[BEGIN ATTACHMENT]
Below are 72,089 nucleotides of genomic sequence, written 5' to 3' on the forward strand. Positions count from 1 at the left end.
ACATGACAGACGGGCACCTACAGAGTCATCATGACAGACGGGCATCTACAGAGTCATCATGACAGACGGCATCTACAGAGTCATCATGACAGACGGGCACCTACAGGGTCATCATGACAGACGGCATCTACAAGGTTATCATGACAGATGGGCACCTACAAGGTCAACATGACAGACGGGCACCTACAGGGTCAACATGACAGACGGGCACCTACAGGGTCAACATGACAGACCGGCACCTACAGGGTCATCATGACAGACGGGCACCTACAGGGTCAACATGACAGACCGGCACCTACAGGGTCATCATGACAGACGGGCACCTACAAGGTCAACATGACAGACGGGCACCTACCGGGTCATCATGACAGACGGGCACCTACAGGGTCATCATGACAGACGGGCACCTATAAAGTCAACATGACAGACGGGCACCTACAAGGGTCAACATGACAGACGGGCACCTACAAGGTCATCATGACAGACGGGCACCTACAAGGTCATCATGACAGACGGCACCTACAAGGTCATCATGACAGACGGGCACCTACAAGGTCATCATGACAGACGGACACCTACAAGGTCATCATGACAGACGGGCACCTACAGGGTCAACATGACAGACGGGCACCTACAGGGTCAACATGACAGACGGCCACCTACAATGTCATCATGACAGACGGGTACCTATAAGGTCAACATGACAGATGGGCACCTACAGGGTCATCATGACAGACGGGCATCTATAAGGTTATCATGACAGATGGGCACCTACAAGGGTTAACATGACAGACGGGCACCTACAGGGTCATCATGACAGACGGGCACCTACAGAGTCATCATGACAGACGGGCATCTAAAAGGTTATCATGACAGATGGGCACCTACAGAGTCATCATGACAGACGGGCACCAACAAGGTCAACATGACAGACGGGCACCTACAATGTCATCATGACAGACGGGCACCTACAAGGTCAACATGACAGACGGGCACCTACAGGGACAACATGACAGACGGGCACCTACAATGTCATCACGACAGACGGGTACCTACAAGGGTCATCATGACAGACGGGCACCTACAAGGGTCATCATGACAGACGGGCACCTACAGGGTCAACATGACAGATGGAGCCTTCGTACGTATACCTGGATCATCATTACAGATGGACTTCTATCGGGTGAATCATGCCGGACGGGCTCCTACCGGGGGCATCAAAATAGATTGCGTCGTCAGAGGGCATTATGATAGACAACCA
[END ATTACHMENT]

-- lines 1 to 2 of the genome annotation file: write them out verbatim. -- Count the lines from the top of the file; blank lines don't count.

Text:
Below are 72,089 nucleotides of genomic sequence, written 5' to 3' on the forward strand. Positions count from 1 at the left end.
ACATGACAGACGGGCACCTACAGAGTCATCATGACAGACGGGCATCTACAGAGTCATCATGACAGACGGCATCTACAGAGTCATCATGACAGACGGGCACCTACAGGGTCATCATGACAGACGGCATCTACAAGGTTATCATGACAGATGGGCACCTACAAGGTCAACATGACAGACGGGCACCTACAGGGTCAACATGACAGACGGGCACCTACAGGGTCAACATGACAGACCGGCACCTACAGGGTCATCATGACAGACGGGCACCTACAGGGTCAACATGACAGACCGGCACCTACAGGGTCATCATGACAGACGGGCACCTACAAGGTCAACATGACAGACGGGCACCTACCGGGTCATCATGACAGACGGGCACCTACAGGGTCATCATGACAGACGGGCACCTATAAAGTCAACATGACAGACGGGCACCTACAAGGGTCAACATGACAGACGGGCACCTACAAGGTCATCATGACAGACGGGCACCTACAAGGTCATCATGACAGACGGCACCTACAAGGTCATCATGACAGACGGGCACCTACAAGGTCATCATGACAGACGGACACCTACAAGGTCATCATGACAGACGGGCACCTACAGGGTCAACATGACAGACGGGCACCTACAGGGTCAACATGACAGACGGCCACCTACAATGTCATCATGACAGACGGGTACCTATAAGGTCAACATGACAGATGGGCACCTACAGGGTCATCATGACAGACGGGCATCTATAAGGTTATCATGACAGATGGGCACCTACAAGGGTTAACATGACAGACGGGCACCTACAGGGTCATCATGACAGACGGGCACCTACAGAGTCATCATGACAGACGGGCATCTAAAAGGTTATCATGACAGATGGGCACCTACAGAGTCATCATGACAGACGGGCACCAACAAGGTCAACATGACAGACGGGCACCTACAATGTCATCATGACAGACGGGCACCTACAAGGTCAACATGACAGACGGGCACCTACAGGGACAACATGACAGACGGGCACCTACAATGTCATCACGACAGACGGGTACCTACAAGGGTCATCATGACAGACGGGCACCTACAAGGGTCATCATGACAGACGGGCACCTACAGGGTCAACATGACAGATGGAGCCTTCGTACGTATACCTGGATCATCATTACAGATGGACTTCTATCGGGTGAATCATGCCGGACGGGCTCCTACCGGGGGCATCAAAATAGATTGCGTCGTCAGAGGGCATTATGATAGACAACCA